Wal-Mart Closing MP3 Download Store After Seven Years

The company launched its digital music service in 2003 as a competitor to Apple's then-new iTunes.

Wal-Mart is getting out of the digital music business after seven years, music industry blog Digital Music News reported Tuesday.

The company said Tuesday that it will close its MP3 store at the end of the month.

“We recently notified our music partners that we’ve made a business decision to no longer offer MP3 digital tracks as of Aug. 29, 2011," the company said. "All content in the store will be disabled and no longer available for download from the store."

Wal-Mart began selling music digitally in late 2003, just months after Apple launched iTunes. The discount store sold tunes for 88 cents, compared to iTunes' 99-cent price.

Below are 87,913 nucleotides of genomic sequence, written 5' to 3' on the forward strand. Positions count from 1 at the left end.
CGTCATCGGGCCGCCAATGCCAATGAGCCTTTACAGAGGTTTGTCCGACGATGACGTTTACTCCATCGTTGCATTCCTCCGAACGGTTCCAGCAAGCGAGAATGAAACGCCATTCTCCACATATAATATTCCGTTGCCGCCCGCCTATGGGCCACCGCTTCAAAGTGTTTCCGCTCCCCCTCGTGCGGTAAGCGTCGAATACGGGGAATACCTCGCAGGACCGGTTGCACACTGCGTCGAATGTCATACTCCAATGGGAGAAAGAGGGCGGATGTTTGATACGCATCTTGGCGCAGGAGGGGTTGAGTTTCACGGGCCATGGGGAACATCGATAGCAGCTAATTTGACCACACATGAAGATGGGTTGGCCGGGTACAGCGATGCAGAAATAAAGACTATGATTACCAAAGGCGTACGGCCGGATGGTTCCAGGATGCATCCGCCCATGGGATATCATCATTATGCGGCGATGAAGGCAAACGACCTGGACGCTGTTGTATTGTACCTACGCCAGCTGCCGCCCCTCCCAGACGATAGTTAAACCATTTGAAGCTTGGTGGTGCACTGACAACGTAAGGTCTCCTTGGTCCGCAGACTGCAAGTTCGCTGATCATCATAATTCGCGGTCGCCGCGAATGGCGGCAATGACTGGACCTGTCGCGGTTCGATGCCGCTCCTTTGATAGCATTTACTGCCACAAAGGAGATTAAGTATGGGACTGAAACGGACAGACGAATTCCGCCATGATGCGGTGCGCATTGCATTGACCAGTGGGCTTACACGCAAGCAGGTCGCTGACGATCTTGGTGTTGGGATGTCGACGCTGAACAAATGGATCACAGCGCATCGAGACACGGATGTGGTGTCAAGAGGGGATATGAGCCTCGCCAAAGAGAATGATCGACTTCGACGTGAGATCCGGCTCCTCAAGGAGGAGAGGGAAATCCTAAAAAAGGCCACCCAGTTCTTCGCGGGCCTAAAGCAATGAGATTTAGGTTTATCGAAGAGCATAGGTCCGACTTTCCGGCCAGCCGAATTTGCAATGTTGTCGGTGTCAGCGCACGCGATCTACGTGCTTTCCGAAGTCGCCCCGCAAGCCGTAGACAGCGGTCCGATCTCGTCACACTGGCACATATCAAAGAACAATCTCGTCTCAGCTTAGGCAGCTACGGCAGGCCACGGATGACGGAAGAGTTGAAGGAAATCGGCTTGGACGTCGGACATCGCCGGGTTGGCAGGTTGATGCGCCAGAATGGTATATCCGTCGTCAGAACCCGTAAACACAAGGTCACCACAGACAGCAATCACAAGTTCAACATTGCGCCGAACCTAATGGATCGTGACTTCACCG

The store has since raised its prices for most new songs to $1.24, 5 cents less than iTunes.

But the store failed to create any real competition to Apple's industry-dominant service.

In its announcement, Wal-Mart said it will continue to sell "physical record music products" online and in retail stores. It also will continue to support customers who bought restricted files in the WMA format. 

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